U.S. Latina/o Muslims Since 1920: From “Moors” to “Latino Muslims”

By Patrick D. Bowen
Journal of Religious History
Volume 37, Issue 2, June 2013

This article provides a historical overview of the development of the U.S. Latina/o Muslim community. U.S. Latina/os have been converting to Islam since the 1920s. Early converts were primarily found in African-American-majority Islamic communities, though there were some others who entered Islam through ties to Muslim immigrants. In both cases, the U.S.’s racist social system had brought the two communities together.

In New York City during the 1970s, however, a group of around a dozen Latina/o Muslims felt that neither the African-American-majority nor the immigrant-majority communities sufficiently addressed Latina/os’ particular culture, languages, social situations, and contributions to Islamic history. To correct this, they created the first known U.S. Latina/o Muslim organisation, the Alianza Islamica, a group which fostered a “Latino Muslim” identity.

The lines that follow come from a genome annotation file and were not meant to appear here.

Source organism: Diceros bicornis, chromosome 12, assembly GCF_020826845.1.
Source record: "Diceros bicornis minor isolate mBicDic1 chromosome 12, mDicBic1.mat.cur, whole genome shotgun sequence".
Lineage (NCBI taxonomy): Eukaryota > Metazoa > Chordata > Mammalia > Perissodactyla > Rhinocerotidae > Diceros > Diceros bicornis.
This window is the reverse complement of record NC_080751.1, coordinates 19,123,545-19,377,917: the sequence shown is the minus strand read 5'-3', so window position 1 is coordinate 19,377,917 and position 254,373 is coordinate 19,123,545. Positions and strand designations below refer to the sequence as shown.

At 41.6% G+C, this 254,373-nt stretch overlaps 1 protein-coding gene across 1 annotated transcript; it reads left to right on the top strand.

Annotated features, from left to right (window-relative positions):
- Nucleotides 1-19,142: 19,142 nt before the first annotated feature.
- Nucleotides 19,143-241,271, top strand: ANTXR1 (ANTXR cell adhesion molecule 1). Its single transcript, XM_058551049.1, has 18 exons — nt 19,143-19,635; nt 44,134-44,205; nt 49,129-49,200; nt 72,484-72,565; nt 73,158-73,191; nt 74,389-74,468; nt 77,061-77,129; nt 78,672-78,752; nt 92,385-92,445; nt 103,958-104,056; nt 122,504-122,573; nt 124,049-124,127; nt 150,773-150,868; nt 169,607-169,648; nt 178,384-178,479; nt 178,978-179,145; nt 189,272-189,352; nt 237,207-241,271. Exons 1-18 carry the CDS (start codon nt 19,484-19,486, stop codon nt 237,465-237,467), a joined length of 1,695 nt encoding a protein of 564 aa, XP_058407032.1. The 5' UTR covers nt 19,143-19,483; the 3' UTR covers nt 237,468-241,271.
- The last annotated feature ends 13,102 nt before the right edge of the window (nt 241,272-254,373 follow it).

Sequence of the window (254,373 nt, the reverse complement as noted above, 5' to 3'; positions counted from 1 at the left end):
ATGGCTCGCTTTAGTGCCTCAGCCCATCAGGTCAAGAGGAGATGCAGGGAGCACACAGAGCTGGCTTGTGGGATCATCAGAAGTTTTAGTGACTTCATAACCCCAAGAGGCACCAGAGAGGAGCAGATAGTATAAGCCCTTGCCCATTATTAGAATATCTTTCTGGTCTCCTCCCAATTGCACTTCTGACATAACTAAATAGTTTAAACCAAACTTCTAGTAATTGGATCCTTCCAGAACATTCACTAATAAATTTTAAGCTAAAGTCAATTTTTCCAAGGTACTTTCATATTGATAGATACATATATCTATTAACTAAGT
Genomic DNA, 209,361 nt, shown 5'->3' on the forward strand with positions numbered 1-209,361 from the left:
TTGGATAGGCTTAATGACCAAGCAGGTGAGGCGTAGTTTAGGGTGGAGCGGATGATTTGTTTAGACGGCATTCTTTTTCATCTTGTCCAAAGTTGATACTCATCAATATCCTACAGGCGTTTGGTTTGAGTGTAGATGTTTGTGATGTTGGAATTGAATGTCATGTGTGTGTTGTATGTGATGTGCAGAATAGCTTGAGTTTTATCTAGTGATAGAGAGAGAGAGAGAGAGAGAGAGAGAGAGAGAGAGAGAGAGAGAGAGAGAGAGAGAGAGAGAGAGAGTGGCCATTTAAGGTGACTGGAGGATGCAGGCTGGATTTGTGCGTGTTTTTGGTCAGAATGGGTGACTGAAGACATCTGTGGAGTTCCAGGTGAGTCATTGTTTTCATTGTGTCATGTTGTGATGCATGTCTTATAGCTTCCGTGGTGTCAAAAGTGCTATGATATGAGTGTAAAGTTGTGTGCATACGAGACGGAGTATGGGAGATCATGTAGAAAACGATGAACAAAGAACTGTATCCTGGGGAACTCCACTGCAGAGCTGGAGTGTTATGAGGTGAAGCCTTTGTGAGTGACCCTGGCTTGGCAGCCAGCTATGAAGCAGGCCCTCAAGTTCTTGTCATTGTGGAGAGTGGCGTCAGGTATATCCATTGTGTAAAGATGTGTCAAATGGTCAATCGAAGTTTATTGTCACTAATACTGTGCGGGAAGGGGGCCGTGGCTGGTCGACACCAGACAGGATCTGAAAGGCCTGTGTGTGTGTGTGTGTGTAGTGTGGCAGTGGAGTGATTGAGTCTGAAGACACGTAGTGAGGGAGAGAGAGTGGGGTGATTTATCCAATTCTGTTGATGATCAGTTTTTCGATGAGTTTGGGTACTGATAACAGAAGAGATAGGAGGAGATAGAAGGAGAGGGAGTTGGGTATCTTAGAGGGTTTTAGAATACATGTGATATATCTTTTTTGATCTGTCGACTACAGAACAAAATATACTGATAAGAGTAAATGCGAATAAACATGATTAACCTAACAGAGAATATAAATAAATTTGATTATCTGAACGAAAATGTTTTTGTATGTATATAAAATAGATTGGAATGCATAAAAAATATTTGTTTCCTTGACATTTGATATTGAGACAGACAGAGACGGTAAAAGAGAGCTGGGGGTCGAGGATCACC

Since that time, due to the growing numbers of U.S. Latina/o Muslims, as well as a tendency to foster ties with Latina/o Muslims in countries outside of the U.S., U.S. Latina/o Muslims are more and more adopting the “Latino Muslim” identity, which is now being promoted by several organisations and prominent leaders.


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